This is an exclusive article from the 2017 edition of Mexico Automotive Review. If you want to get all the information, plus other relevant insights regarding the Mexican automotive industry, get your copy of Mexico Automotive Review or check out the digital version of the publication.
Article based on an exclusive interview with René Schlegel, President of Robert Bosch México.
Q: How are you reacting to changes in the automotive industry and new trends favoring mobility alternatives?
A: The idea that the car industry is changing is wrong. What is evolving is the transport and mobility industry; the automotive industry is an important part of that. Companies that cannot identify this wider framework are doomed to stagnate or even disappear. The car is just a means to an end, to transport people and goods from one place to another. The real concern facing the industry is how to improve mobility by transforming existing solutions or by developing new ones. Companies must identify client needs and react to them, offering the fastest, convenient and most cost-efficient solution that damages the environment the least. We want to provide important input to drive such solutions.
Q: How is Bosch working to develop cleaner and environmentally friendly solutions for its clients?
A: Developing cleaner products has been one of our core values since the company was created. Bosch strives for safer, cleaner and more comfortable solutions across all the industries we serve. These three factors are driving innovation in the mobility sector too and we assign considerable resources to develop technology around them. We spend approximately 10 percent of our turnover on R&D activities, which amounts to nearly US$10 billion per year.
Q: What opportunities do you see for Bosch in alternative powertrain applications?
A: There has been tremendous progress in electrification and how energy is being produced. But getting your energy from a plug does not mean using clean power. There are still challenges the industry must address including making electrical energy storage and charging more efficient, lighter, faster and cheaper. But the fact that these challenges exist represents a great opportunity for the industry to meet considerably more challenging standards. There are plenty of energy alternatives the industry could embrace, used individually or in combination. Some players are still interested in hydrogen. Chemically, this substance is one of the simplest molecules available in abundance, which is precisely what makes it interesting. But we don’t think there is just one solution. Gasoline, natural gas and electric engines all have their merits. We must only consider issues such as effectivity, efficiency, availability and ease of distribution to determine how best we can apply each of these alternatives to transport people or cargo. We still see great potential for the internal combustion engine too, mainly because of the energy density in carbon-based fuels. Further improvements in terms of efficiency and cleanliness for this type of powertrain remain promising options for many applications.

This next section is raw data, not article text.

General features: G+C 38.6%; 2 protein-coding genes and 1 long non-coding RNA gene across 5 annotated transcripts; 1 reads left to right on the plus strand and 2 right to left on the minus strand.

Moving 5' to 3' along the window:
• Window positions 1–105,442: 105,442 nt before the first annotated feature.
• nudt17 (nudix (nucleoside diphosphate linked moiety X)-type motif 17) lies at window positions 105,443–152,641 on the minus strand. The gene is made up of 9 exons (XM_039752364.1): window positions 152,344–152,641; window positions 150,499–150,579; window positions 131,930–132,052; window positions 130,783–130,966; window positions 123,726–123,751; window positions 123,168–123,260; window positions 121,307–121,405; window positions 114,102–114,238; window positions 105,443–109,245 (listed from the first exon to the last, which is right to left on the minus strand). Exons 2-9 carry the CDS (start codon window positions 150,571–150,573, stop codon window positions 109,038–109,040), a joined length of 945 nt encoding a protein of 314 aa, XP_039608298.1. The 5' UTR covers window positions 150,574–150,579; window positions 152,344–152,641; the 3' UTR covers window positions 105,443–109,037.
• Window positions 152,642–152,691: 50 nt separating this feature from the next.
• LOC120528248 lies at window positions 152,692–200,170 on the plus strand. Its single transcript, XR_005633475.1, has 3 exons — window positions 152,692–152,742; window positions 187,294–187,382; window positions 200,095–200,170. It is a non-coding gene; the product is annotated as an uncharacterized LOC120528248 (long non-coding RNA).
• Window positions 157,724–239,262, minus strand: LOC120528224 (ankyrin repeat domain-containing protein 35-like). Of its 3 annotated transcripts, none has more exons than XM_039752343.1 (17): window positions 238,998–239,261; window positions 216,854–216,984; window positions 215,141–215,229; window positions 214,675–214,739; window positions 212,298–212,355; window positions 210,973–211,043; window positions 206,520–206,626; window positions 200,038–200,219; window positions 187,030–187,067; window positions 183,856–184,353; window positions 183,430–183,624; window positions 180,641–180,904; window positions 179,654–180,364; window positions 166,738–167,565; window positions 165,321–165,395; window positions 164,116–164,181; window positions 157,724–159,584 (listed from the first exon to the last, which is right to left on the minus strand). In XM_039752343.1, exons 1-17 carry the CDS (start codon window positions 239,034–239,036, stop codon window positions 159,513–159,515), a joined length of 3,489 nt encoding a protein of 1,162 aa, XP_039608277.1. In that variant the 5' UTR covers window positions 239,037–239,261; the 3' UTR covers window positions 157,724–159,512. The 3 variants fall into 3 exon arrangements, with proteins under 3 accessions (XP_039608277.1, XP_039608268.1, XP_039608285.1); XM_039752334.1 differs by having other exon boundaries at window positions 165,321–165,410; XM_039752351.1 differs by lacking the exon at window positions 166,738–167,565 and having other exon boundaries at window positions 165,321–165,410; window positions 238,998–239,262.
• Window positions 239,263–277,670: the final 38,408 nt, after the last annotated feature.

Q: How has Bosch’s R&D initiative in Guadalajara evolved and what has been your experience concerning Mexican talent?
A: The project has been a success although it was not easy at the beginning. The center in Guadalajara is heavily oriented toward development, which is still not common in Mexico, and we had a hard time selling the idea internally in the beginning. We developed the project in collaboration with Bosch India starting with 11 people in 2014. Today, we have 280 engineers working at the site and we have proven that there are very skilled and talented people in the country, capable of delivering projects on time, on cost and on spec. Our employees in Guadalajara come from different STEM backgrounds (science, technology, engineering and mathematics), creating an interdisciplinary environment that fosters innovation. Our demand for R&D projects in Mexico is now booming, both from internal and external customers domestically and internationally.